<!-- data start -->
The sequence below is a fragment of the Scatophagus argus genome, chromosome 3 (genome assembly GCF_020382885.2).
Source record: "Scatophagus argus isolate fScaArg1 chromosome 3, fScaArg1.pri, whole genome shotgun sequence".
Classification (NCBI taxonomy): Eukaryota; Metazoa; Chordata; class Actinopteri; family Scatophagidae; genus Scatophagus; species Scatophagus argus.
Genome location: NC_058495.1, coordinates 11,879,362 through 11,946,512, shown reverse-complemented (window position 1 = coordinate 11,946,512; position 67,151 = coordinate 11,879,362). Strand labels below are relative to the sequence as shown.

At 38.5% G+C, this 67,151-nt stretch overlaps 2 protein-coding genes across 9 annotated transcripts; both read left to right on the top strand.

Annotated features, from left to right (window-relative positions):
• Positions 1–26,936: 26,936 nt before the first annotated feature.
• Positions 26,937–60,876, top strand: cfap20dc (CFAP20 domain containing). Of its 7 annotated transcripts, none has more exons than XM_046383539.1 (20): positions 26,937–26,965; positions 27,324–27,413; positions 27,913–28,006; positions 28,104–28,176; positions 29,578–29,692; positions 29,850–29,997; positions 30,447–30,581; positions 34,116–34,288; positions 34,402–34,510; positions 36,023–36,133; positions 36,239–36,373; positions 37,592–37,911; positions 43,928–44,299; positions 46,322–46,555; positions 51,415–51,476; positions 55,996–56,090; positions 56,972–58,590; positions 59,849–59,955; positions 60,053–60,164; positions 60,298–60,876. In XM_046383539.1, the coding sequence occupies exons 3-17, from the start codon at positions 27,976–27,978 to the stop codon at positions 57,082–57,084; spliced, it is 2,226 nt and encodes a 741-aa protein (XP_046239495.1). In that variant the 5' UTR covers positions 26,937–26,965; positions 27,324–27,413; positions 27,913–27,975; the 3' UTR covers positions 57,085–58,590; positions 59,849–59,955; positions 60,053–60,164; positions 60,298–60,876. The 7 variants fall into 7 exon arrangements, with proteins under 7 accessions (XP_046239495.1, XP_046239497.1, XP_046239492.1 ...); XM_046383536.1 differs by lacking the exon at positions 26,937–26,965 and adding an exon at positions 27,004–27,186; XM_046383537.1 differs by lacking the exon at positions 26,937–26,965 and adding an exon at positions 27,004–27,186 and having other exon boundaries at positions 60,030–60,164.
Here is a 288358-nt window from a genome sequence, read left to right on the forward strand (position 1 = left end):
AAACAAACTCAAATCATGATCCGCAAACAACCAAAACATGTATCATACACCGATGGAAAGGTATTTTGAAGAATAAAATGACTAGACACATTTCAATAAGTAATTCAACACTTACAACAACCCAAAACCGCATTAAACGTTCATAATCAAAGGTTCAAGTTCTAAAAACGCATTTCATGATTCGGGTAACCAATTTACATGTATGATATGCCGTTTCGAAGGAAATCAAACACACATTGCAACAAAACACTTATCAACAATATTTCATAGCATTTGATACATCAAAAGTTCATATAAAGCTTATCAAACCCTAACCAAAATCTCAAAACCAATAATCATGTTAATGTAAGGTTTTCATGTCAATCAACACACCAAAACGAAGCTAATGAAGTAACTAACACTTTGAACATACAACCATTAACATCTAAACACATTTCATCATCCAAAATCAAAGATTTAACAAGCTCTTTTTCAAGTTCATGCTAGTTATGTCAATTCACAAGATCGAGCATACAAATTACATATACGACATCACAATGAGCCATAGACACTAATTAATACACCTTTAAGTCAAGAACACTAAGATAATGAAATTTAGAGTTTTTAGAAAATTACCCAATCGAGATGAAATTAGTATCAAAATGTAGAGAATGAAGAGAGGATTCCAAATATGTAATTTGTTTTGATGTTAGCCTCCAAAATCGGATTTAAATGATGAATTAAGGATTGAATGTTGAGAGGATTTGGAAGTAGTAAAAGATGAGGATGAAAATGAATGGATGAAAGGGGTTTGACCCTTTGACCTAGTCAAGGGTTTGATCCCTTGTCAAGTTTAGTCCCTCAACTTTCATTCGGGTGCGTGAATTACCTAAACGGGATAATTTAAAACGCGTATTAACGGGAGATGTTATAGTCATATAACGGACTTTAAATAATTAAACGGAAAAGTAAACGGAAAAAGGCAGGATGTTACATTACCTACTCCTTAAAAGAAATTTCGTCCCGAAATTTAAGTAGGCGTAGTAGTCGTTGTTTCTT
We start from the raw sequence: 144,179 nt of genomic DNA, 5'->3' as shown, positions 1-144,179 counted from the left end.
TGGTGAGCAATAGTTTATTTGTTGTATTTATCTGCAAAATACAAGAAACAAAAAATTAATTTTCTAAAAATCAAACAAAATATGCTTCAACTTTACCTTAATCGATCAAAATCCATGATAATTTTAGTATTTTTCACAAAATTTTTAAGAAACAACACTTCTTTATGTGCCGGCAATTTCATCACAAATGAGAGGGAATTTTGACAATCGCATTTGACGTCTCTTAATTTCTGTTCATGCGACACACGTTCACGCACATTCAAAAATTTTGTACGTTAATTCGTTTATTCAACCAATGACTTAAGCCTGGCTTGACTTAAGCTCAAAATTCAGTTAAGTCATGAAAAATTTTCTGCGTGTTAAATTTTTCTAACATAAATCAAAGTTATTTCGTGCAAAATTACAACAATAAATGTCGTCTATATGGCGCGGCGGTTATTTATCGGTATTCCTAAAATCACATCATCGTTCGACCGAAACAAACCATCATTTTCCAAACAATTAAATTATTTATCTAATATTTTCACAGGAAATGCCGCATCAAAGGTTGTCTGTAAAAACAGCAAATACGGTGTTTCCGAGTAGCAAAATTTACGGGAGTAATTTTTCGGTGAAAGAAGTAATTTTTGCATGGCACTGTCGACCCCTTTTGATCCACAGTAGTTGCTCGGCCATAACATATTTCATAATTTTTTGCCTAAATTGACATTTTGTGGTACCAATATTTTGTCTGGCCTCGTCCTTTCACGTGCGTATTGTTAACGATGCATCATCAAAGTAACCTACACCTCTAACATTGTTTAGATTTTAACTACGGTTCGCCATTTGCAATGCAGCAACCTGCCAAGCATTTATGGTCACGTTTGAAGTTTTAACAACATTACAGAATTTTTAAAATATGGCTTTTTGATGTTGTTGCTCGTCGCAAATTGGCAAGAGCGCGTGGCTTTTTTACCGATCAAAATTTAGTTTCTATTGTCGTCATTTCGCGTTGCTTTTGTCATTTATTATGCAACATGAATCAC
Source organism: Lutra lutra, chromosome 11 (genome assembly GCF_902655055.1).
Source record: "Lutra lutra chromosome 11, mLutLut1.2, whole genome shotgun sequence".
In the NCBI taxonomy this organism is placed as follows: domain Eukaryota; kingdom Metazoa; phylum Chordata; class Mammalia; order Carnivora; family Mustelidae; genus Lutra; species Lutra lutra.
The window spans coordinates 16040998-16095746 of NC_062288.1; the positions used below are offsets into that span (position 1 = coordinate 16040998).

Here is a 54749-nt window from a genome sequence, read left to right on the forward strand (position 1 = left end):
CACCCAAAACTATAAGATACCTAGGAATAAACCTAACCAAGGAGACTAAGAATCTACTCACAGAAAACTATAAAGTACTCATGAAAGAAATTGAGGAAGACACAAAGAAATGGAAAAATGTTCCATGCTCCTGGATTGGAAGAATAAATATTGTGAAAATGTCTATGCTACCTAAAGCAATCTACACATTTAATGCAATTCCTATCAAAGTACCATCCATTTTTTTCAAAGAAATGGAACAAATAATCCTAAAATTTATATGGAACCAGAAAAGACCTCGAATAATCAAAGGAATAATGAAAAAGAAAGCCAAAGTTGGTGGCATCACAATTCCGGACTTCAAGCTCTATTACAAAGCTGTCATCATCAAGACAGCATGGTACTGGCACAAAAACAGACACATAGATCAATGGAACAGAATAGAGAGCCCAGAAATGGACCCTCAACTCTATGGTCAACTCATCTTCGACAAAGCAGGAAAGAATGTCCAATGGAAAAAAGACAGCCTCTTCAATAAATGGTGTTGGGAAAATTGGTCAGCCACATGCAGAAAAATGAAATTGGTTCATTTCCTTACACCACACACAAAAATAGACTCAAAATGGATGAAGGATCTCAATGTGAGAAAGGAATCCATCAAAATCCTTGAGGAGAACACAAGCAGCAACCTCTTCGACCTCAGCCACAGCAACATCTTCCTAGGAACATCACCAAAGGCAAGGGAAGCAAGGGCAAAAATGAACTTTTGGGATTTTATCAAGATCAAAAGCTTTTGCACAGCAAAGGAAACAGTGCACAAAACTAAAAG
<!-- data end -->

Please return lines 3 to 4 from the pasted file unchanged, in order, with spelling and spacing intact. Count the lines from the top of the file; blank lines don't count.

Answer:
Classification (NCBI taxonomy): Eukaryota; Metazoa; Chordata; class Actinopteri; family Scatophagidae; genus Scatophagus; species Scatophagus argus.
Genome location: NC_058495.1, coordinates 11,879,362 through 11,946,512, shown reverse-complemented (window position 1 = coordinate 11,946,512; position 67,151 = coordinate 11,879,362). Strand labels below are relative to the sequence as shown.